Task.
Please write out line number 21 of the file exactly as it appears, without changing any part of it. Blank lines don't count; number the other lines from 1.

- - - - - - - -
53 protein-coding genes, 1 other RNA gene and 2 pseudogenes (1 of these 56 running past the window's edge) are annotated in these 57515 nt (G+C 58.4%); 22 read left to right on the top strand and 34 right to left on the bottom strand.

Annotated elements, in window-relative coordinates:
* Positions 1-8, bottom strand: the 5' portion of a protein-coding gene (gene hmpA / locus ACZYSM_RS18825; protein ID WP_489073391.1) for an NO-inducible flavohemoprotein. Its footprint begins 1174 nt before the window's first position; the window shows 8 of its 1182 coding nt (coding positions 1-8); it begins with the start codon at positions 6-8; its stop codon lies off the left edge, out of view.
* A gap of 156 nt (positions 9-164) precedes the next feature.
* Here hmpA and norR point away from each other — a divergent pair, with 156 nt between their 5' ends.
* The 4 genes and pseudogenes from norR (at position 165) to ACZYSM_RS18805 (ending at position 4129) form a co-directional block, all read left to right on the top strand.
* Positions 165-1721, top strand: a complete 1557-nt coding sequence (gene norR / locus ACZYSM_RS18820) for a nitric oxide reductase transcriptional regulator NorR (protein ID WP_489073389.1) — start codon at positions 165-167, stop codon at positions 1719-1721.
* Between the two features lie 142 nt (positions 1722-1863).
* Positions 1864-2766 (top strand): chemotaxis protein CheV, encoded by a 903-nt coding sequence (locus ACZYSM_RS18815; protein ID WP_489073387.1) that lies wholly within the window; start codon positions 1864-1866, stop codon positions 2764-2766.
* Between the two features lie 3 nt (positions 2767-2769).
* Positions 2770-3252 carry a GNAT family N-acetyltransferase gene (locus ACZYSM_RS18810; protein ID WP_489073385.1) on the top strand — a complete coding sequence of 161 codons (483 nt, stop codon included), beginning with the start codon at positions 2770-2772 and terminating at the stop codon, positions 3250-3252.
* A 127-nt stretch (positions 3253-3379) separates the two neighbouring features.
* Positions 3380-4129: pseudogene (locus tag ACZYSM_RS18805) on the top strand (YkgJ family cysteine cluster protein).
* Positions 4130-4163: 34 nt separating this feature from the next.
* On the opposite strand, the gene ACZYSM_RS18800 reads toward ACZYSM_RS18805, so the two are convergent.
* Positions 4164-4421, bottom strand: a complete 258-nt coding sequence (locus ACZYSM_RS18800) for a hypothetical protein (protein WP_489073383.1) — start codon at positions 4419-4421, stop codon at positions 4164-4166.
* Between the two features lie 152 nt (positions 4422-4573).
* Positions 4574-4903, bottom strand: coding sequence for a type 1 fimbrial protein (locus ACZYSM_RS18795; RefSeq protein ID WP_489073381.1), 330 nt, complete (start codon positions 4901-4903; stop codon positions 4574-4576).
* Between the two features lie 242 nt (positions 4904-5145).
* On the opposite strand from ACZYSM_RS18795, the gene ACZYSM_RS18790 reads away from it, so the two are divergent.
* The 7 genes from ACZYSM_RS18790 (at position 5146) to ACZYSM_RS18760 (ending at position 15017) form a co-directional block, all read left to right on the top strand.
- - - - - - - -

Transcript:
* The 7 genes from ACZYSM_RS18790 (at position 5146) to ACZYSM_RS18760 (ending at position 15017) form a co-directional block, all read left to right on the top strand.